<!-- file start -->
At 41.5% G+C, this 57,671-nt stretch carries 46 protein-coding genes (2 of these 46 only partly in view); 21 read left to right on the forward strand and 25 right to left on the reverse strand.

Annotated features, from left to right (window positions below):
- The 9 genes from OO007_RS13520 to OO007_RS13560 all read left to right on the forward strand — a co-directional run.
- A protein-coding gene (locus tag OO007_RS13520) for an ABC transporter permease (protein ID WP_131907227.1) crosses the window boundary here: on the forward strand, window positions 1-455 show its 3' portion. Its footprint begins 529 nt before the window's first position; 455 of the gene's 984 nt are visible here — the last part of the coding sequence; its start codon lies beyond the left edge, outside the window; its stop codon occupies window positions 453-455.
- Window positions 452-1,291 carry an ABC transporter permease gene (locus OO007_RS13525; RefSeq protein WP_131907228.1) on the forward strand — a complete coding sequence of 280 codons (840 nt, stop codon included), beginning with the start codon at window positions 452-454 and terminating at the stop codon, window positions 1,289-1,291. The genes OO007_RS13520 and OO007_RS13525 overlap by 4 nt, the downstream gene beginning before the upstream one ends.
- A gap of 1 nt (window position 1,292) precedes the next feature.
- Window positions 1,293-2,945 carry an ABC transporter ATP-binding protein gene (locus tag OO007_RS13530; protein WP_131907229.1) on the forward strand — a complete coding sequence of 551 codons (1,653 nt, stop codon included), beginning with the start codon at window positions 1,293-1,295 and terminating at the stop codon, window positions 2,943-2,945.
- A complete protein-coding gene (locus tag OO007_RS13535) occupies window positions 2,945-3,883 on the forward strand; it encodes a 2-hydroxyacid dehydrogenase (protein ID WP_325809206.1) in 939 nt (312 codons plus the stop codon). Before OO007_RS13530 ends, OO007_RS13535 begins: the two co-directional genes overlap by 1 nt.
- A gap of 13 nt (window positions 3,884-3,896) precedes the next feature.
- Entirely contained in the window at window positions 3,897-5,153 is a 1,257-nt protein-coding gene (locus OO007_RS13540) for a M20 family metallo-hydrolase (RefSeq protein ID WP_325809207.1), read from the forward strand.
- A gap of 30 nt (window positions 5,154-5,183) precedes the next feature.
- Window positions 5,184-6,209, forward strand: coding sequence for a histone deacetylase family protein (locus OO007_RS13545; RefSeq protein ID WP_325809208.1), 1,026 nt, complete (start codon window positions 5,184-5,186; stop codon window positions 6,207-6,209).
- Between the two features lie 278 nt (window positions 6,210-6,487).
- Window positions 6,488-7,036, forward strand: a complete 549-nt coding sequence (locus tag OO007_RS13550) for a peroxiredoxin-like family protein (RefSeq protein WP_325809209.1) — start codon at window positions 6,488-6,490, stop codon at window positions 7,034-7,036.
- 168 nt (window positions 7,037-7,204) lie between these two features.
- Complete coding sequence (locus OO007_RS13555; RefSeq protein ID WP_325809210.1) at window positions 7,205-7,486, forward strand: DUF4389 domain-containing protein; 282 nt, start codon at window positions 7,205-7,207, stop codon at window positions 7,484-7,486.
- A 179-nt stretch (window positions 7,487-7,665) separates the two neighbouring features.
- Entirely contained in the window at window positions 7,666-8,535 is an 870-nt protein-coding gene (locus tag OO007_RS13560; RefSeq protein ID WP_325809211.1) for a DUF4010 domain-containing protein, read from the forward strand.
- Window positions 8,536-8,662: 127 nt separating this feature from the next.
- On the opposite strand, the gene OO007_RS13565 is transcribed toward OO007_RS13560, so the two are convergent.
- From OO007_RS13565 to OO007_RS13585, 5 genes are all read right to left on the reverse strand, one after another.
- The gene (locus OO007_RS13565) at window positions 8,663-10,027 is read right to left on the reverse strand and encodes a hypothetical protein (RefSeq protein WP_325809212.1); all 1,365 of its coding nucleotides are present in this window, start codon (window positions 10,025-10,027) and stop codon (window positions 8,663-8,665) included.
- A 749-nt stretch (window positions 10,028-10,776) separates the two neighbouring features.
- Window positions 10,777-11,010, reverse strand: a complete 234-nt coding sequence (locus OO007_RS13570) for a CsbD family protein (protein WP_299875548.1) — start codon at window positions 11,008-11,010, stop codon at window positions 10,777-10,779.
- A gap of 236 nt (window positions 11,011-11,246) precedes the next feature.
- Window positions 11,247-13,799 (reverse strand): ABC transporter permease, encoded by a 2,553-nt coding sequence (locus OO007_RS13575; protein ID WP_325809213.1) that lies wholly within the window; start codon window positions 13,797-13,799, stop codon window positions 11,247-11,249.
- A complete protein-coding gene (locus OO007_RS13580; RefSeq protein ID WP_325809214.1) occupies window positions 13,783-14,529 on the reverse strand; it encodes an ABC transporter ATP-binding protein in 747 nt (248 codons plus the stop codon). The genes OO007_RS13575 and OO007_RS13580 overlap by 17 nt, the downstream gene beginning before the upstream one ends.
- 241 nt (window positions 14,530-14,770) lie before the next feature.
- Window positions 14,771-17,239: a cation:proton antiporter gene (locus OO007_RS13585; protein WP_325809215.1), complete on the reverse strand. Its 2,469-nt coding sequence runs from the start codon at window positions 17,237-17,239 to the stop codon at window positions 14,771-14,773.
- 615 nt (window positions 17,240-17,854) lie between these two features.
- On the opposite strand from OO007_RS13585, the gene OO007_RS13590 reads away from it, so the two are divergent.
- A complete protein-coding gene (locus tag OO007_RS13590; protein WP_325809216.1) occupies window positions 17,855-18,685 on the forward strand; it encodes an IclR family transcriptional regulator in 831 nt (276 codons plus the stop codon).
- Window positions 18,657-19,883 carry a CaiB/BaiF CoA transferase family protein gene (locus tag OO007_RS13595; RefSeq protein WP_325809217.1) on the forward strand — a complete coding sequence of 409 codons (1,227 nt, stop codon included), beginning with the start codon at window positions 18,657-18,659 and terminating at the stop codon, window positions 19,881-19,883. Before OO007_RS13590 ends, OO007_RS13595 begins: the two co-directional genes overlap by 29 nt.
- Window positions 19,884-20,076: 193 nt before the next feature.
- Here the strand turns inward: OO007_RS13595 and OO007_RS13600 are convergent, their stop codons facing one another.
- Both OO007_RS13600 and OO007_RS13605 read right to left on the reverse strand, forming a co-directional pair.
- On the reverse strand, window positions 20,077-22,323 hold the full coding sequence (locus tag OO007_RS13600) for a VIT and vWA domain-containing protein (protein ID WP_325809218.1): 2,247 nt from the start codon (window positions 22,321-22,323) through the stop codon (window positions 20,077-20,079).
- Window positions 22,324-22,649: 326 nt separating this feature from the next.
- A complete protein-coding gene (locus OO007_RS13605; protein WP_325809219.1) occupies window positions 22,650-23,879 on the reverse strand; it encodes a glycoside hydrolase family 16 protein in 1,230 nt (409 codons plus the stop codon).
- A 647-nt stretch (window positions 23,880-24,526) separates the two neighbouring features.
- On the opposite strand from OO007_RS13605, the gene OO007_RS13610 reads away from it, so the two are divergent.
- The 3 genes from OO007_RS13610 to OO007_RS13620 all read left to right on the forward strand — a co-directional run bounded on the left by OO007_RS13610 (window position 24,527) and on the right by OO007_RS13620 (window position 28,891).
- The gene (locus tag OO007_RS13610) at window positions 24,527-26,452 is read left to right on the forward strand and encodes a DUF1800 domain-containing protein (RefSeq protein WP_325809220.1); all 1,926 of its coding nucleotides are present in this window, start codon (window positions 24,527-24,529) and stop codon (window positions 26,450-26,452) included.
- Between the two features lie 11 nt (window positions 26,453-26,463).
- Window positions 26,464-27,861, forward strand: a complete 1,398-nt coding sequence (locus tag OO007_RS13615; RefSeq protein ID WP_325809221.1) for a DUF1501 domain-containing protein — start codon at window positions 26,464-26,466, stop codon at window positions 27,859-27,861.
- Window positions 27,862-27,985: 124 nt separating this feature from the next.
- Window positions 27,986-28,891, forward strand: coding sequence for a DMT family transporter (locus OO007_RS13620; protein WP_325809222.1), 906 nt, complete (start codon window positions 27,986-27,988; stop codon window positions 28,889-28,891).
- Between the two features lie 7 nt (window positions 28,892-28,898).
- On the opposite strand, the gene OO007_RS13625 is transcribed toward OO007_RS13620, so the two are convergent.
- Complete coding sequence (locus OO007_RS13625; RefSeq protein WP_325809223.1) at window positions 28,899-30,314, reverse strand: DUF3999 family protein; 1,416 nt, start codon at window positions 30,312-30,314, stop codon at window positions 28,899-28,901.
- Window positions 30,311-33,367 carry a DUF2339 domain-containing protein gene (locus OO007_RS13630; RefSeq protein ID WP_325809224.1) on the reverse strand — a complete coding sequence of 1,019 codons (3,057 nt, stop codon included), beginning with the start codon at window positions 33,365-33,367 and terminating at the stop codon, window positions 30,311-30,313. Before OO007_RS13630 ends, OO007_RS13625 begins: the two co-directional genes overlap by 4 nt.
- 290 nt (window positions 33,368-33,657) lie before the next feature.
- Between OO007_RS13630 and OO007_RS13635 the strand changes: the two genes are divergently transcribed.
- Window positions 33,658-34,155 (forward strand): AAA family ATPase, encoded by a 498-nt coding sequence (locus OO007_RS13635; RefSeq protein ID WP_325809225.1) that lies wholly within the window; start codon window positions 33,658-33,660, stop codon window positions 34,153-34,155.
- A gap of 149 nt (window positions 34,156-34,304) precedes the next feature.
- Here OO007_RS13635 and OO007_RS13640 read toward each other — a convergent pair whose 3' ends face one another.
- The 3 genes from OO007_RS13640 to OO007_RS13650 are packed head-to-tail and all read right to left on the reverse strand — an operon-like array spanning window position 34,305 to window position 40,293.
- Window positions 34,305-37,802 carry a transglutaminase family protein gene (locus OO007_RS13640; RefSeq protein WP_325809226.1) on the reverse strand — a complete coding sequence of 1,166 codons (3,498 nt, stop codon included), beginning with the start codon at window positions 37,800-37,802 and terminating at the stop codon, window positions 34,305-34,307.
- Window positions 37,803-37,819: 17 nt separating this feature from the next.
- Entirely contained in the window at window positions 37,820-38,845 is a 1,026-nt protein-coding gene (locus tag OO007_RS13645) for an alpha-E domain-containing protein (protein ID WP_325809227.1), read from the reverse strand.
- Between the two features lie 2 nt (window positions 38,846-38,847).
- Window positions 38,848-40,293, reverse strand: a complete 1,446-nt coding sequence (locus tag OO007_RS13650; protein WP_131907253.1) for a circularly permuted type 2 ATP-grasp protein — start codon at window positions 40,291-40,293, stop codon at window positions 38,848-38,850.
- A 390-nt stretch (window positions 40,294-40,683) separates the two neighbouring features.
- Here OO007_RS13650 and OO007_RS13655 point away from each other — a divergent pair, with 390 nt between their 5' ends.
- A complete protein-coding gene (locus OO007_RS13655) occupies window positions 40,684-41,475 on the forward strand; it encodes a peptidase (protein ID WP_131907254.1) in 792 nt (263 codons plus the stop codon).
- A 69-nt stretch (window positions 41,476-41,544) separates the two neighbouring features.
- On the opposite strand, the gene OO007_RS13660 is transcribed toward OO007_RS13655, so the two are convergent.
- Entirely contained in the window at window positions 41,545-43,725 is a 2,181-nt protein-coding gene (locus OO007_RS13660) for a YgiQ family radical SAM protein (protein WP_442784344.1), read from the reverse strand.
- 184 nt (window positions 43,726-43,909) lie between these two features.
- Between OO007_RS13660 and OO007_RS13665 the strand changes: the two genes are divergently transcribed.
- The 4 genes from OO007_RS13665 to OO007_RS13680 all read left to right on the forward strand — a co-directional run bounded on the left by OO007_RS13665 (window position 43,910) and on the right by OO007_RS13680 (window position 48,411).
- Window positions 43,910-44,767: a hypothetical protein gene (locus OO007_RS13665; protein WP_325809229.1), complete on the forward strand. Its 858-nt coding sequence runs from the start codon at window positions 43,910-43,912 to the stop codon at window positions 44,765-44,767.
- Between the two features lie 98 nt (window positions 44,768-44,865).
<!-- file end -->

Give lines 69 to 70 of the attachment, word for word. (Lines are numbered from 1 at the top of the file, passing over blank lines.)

- 184 nt (window positions 43,726-43,909) lie between these two features.
- Between OO007_RS13660 and OO007_RS13665 the strand changes: the two genes are divergently transcribed.